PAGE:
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Volume 41 (2024): Issue 2 (Jun 2024)

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What Is a Girl Worth?: Gender-Based Violence and Accountability in SportsWorld

Marissa Kiss, Katelyn E. Foltz, Angela Hattery, Katie Mirance, and Earl Smith

Despite having clear policies that address athlete misconduct, including gender-based violence, at the collegiate and professional levels, members of SportsWorld—athletes, coaches, and staff—are rarely, if ever, held accountable. And, even when they face a penalty, more than 80% are allowed to either remain on the team or transfer and continue playing. In this paper, we explore the impact of this lack of accountability, including the “positive” benefits to players that include the opportunity to play in national playoffs and secure lucrative contracts as well as the negative impacts on victims and communities, most disturbingly the impact of serial abusers like Larry Nassar whose unfettered access to athletes resulted in hundreds of victimized individuals.

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“Getting Back on the Bike”: Risk, Injury, and Sport-Related Concussion in Competitive Road Cycling

Jack Hardwicke, Howard Thomas Hurst, and Christopher R. Matthews

A clear and consistent finding across three decades of sociological work focused on performance sports is that various sports can be considered social spaces in which risk, pain, and injury are accepted, normalized, and valorized. In recent years, the emergent scientific and popular concern around the short- and long-term consequences of sport-related concussion has seen a resurgence in the use of classic sociological ideas to help understand why athletes appear to downplay, continue competing, and sometimes ignore potential brain injuries. Using data from interviews, this paper explores these social processes in the sport of road cycling in Britain. We present the argument that the enduring utility of classic sociological concepts in explaining athlete behaviors toward risk, pain, and injury may be indicative of the obdurate nature of the cultural norms which circulate in performance sport settings. With regard to the ongoing problems with concussion in sport, we show the continued need to understand the social context in which much sport is imagined and practiced. This leads to our suggestion that sociocultural and interactional processes in many sporting subcultures that support the normative acceptance of behaviors which often prioritize performance over health need to be more readily challenged if we wish to achieve comprehensive change toward improved athlete welfare.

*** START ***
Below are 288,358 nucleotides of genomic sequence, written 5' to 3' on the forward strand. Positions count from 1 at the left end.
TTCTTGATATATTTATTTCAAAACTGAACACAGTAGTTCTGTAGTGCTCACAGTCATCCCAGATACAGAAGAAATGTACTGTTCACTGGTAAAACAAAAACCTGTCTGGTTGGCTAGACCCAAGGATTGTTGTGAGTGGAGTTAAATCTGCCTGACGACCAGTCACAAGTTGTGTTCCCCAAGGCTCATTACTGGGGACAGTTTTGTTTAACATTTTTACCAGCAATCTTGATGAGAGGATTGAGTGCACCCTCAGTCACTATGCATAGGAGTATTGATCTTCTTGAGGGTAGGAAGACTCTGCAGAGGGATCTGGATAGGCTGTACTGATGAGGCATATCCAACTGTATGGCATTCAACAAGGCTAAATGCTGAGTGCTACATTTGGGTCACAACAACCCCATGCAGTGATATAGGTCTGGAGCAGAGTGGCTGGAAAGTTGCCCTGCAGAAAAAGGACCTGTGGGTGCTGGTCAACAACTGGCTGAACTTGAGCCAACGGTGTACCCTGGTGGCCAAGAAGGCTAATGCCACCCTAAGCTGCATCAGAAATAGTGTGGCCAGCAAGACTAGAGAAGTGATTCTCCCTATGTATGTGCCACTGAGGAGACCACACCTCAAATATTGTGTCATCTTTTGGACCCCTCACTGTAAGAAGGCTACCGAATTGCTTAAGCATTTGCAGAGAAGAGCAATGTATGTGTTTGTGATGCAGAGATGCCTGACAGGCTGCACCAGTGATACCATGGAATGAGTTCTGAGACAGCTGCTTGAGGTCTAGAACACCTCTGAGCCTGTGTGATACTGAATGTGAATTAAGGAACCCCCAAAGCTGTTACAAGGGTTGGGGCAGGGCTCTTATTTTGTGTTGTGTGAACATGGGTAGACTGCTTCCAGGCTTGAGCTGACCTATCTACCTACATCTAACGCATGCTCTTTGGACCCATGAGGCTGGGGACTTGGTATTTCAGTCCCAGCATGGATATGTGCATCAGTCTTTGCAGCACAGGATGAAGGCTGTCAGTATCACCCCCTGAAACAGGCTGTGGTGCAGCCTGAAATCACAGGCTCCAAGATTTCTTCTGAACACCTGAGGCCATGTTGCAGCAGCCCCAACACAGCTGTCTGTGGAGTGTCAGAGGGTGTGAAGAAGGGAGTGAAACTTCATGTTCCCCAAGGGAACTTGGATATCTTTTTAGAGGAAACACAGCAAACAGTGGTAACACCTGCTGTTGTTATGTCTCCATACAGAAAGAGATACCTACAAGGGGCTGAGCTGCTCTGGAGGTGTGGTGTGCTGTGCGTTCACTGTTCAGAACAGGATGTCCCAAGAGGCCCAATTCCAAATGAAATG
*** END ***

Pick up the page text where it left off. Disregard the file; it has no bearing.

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Exploring Gender Diversity and Trauma- and Violence-Informed Sport for Development

Julia Ferreira Gomes, Lyndsay M.C. Hayhurst, Francine Darroch, and Marika Warner

The COVID-19 pandemic exacerbated gender-based violence (GBV) rates in Canada, especially affecting young women and gender-diverse youth. Trauma- and violence-informed physical activity and sport for development (SFD) are recognized strategies for supporting survivors of violence, preventing GBV, and challenging gender norms. This paper explores the potential of trauma- and violence-informed approaches with a Canadian SFD organization, focusing on programs aimed to promote gender diversity and address GBV. Grounded in intersectional feminism and queer theory, findings from interviews with SFD staff and participants (n = 15) revealed challenges in maintaining a trauma- and violence-informed approach in a heteronormative sporting space. In conclusion, further research on trauma-informed SFD is crucial due to increasing GBV rates in sport.

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All the Right Questions: Exploring Racial Stereotypes in Sports Press Conferences

Vincent Peña

Sports press conferences are an area in need of more study and critique, especially regarding how sports journalists ask questions to athletes. This study analyzes the press conferences (N = 44) for four major college football teams during the 2021–2022 season, using textual analysis to explore whether sports journalists’ questions differ based on the race of the athlete and whether those questions reflect racial stereotypes. This study relies on theories of race and representation, including racial formation theory and color-blind racism, and builds upon research on stereotypes in sports. The author found that questions asked to White and Black athletes often reflected stereotypical binaries that emphasized White athletes’ intelligence, leadership, and humanity while highlighting Black athletes’ athleticism, strength, and physical ability.

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A Perfect Storm: Black Feminism and Women’s National Basketball Association Black Athlete Activism